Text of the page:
How a children's toy could help fight malaria Manu Prakesh spins his Paperfuge. (Stanford University/Kurt Hickman/Food and Drug Administration )
How a children's toy could help fight malaria
Lexile

One of the most basic and necessary pieces of equipment in medical labs is a centrifuge. It is often bulky and expensive. This device (in the most simple terms) spins things. And spinning things like blood can separate out its parts. It allows doctors to diagnose diseases like malaria. But the lack of electricity and resources in rural regions around the world means no centrifuge. Now, a simple new 20-cent gadget could change all that. It's based on an unusual source of inspiration. That is the whirligig.
 
"There are more than a billion people around the world who have no infrastructure. No roads. No electricity," says Manu Prakash. He is a physical biologist at Stanford. He is the inventor of the new gadget. When he visited Uganda in 2013, he found that clinics either did not have centrifuges or didn't have the juice to power them. "One clinic used its broken centrifuge as a doorstop," Prakash tells Devin Powell at Nature.
 
"I realized that if we wanted to solve a critical problem like malaria diagnosis, we needed to design a human-powered centrifuge that costs less than a cup of coffee," Prakash says in a press release.
 
When he returned to Stanford, Prakash began brainstorming ideas. He did this with one of his post-docs, Saad Bhamla. They examined all sorts of spinning things, reports Madeline K. Sofia at NPR. They quickly began focusing on old-school, preindustrial toys like yo-yos and whirligigs.
 
"One night I was playing with a button and string. And out of curiosity, I set up a high-speed camera to see how fast a button whirligig would spin. I couldn't believe my eyes," Bhamla says in the press release. The button was rotating at 10,000 to 15,000 rpms.
 
The pair began prototyping small hand-powered centrifuges. They were based on the whirligig principle. Their final model was the Paperfuge. It spins at 125,000 rpm. That is equal to a centrifuge costing $1,000 to $5,000. This is according to the press release.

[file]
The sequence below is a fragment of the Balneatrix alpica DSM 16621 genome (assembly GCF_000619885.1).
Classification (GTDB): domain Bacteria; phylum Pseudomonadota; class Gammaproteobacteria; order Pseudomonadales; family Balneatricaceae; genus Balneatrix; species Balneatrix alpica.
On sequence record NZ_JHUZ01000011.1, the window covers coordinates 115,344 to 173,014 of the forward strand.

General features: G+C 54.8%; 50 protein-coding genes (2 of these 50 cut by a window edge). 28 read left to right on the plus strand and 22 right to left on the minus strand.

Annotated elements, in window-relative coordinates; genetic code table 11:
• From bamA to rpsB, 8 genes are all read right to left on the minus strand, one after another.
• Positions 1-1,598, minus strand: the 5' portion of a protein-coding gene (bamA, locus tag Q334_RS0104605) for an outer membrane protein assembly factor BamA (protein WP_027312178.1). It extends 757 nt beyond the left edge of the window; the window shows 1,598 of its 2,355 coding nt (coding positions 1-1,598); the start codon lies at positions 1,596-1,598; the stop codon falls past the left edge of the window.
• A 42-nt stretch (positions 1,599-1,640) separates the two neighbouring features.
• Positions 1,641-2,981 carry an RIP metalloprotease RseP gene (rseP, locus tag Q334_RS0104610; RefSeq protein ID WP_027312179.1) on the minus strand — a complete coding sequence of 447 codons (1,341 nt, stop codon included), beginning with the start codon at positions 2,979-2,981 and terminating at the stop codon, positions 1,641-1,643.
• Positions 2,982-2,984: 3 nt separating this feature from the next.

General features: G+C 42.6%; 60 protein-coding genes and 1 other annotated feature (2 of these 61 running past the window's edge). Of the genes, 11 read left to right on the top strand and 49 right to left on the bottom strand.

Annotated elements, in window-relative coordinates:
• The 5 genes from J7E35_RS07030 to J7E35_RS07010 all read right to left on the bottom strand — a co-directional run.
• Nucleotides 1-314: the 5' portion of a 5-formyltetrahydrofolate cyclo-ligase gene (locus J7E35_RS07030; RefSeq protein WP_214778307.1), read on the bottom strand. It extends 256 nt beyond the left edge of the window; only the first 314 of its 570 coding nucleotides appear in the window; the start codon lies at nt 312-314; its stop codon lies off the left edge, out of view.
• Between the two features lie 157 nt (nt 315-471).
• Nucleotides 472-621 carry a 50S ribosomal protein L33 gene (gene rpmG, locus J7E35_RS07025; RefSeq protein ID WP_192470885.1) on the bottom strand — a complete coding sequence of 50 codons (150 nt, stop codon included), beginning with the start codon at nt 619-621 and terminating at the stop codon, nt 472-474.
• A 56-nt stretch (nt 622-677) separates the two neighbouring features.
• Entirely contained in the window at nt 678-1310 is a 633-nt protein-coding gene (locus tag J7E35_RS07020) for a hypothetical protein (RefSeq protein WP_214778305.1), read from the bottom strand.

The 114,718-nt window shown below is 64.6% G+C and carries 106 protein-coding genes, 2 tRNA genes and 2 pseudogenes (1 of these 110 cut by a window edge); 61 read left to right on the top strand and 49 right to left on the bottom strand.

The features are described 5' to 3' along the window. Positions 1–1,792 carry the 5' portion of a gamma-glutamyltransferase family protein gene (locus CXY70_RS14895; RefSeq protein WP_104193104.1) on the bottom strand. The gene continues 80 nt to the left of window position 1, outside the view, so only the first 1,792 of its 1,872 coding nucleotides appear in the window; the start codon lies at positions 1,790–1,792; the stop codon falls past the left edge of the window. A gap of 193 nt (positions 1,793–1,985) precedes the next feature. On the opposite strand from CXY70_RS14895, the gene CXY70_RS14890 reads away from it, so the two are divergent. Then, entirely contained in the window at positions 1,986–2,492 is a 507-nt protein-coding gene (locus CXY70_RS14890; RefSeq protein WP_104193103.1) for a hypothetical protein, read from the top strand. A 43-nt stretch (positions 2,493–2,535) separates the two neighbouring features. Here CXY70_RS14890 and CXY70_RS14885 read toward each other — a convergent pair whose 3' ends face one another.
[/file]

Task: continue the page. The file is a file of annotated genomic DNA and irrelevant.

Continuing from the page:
The Paperfuge is made of a disk of paper coated in a polymer, reports Sofia. The disk is attached to two pieces of wood or PVC pipe via string. When the strings are pulled, the disc in the middle spins. This acts as a centrifuge for a blood sample attached to the center of the disk. The team describes their work in the journal Nature Biomedical Engineering.
 
Prakash and Bhamla recently returned from successful field trials of the Paperfuge in Madagascar. They used it to test for malaria. The gadget only takes two minutes to separate blood, reports The Economist. It takes 15 minutes of whirligigging for malaria-diagnosing separations.
 
Once the blood is separated it needs to be examined by a microscope. Luckily, several years ago Prakash also created the Foldscope. It is a $1 paper microscope. It has optical quality similar to conventional microscopes. It will begin distribution in 2018.

Filed Under:  
Assigned 53 times
CRITICAL THINKING QUESTION
How can a microscope only cost $1?
Write your answers in the comments section below


COMMENTS (3)
  • mitchellh-kut
    5/10/2017 - 01:54 p.m.

    I think it cool that a toy can help malaria the disease and how cheap because of how it is made up from a disk and two pices of wood with strings attached to it and it spins the disk as soon as you pull it and it helps malaria

  • amira-bur
    5/15/2017 - 02:02 p.m.

    Because it's made out of paper that is why it's worth one dollar.

  • JASMINEJ-whi
    7/06/2017 - 09:55 a.m.

    i feel this is a very bright idea that came to mind i feel its very useful and should recieve an award. it helps the sick and nothing is more better than that.

Take the Quiz Leave a comment
ADVERTISEMENT